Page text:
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Dog Blog: At the seaside

Posted by indigodream on 22 March, 2009

Sunday 22nd March

I was saying to Richard today that we rarely go out and about at weekends. What a stupid thing to say – of course we go out, it’s just that we’re generally on the boat! So this weekend, for a change, we left Indigo Dream to enjoy a tranquil last few days at the marina and set off in the car to the seaside instead.

"Are we there yet?"

"Are we there yet?"

We’ve been meaning to take the dogs to the seaside for a long while. We’re not sure whether Blue’s been to the beach before as he did have 9 months in another home between finishing racing and coming to us. However, we’re certain that Lou hasn’t been – we weren’t sure what they’d make of it.

We headed off for Camber Sands on the south coast, near to the ancient town of Rye. It’s a good hour and a half’s drive from home but our reward for a slow trip was miles and miles of sandy beaches. As chance would have it, we arrived at lunchtime and the tide was out – maximum space for dogs and perfect running conditions in the damp sand.

We’ve been longing to come here with Blue and Lou for a while. We last came here years ago with our old lurcher, Indie, and her best friend, Chester the boxer, who lived down the road. Indie and Chester had a fabulous time and gave us some of our best dog photographs and most cherished dog memories as Indie aged and became too unwell for such vigorous exercise.

Free at last!

Free at last!

But back to the present – it was busier at the beach than we expected, but nothing like the carpet of humanity that we know will cover the beach in the summer months. There were plenty of dogs here, all taking advantage of the winter dog-walking window. You can only walk dogs off-lead along the whole of the sands between 1st September and 1st May. Over the summer, dogs are restricted to certain areas of the beach and on-lead only. I can understand why given how busy the beach is in the summer (Chester the boxer had a tendency to try to wee on small children if they sat still for long enough!). However, if the council are serious about dog-owners picking up after their hounds then they really must provide dog-waste bins. We’ll carry the stuff home if need be, but many won’t and I can’t really blame them.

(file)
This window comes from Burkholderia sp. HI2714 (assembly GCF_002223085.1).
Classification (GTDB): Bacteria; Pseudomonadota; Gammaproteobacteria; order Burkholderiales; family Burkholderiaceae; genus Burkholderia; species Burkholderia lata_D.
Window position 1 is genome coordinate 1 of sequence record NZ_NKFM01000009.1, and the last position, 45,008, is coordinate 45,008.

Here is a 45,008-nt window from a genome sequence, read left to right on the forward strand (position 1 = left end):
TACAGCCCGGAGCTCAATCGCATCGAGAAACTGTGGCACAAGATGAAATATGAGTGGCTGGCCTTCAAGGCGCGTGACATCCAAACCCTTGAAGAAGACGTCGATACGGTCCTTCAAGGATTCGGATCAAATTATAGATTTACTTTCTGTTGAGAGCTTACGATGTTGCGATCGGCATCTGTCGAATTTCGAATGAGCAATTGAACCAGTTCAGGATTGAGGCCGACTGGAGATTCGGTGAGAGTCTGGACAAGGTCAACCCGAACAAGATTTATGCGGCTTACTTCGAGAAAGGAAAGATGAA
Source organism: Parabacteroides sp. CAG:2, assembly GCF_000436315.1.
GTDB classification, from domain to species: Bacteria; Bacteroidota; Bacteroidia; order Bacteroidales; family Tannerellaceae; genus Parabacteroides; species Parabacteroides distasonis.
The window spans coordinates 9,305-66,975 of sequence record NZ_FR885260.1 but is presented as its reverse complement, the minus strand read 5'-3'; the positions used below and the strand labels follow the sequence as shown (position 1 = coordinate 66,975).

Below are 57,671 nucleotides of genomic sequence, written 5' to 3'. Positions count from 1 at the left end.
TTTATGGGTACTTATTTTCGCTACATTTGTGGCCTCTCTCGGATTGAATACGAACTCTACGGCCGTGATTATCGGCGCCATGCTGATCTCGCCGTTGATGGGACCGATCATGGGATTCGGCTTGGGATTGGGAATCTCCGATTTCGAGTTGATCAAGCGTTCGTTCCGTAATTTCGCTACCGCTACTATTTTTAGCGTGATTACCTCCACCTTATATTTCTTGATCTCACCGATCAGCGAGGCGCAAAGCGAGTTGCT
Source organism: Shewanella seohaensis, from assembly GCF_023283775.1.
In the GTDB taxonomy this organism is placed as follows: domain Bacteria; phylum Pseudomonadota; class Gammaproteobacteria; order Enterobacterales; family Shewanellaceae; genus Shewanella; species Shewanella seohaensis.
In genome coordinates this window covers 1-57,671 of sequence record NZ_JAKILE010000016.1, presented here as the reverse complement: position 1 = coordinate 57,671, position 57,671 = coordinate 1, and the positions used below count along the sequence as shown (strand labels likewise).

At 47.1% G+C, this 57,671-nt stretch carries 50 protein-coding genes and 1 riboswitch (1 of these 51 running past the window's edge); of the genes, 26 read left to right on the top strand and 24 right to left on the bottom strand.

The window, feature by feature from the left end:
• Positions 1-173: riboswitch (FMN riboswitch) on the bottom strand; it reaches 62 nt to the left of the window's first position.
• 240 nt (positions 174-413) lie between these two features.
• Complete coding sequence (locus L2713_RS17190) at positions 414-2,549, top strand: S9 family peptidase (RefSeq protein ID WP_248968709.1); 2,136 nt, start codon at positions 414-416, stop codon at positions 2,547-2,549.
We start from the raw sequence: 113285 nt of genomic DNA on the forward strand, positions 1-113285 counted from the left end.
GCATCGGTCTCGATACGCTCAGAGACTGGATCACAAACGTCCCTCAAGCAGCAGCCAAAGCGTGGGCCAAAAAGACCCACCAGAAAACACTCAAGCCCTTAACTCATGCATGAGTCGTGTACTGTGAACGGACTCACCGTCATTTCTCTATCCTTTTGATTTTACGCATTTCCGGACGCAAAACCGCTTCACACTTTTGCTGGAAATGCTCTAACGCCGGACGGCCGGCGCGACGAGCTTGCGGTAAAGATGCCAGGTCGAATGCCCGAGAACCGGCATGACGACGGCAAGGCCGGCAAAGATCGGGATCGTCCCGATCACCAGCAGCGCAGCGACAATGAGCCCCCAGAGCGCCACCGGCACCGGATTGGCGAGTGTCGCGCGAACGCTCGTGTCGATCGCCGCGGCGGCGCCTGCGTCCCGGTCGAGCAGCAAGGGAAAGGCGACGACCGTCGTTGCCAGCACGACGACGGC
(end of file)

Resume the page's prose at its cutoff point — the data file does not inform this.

and they go for it!

and they go for it!

We got Blue and Lou onto the beach, walked them away from the busier central area, with its cafes, sandcastles and pony rides, towards the empty beach on the left. Now, regular readers will know that our dogs have at least an hour a day of off-lead walking on top of rummages round the field at home. But when we let them off the lead at the beach



they went ballistic, as if they’d spent their whole life in a cage up to that moment. What a joyful thing – they raced around like rockets, throwing up great sheets of water and getting us all covered in sand and spray. We laughed out loud at the sight of them. When Lou looked like she was slowing down, Blue teased her into a new game of chase and round they went again, making their own dog track in the sand.

They were exceptionally good with the other dogs today – we were joined for the last half of our walk by a very cute Hungarian Vishla puppy – only 18 weeks old I think. Blue and Lou let her into the pack without any drama and they all rummaged around regardless. Blue actually went off and ran with a couple of dobermans – he’s never done that before as he doesn’t usually recognise any other dog unless it’s a greyhound. There seemed to be a general dog amnesty here – maybe the huge space and open vista means that there’s enough territory for everyone and no boundaries to defend.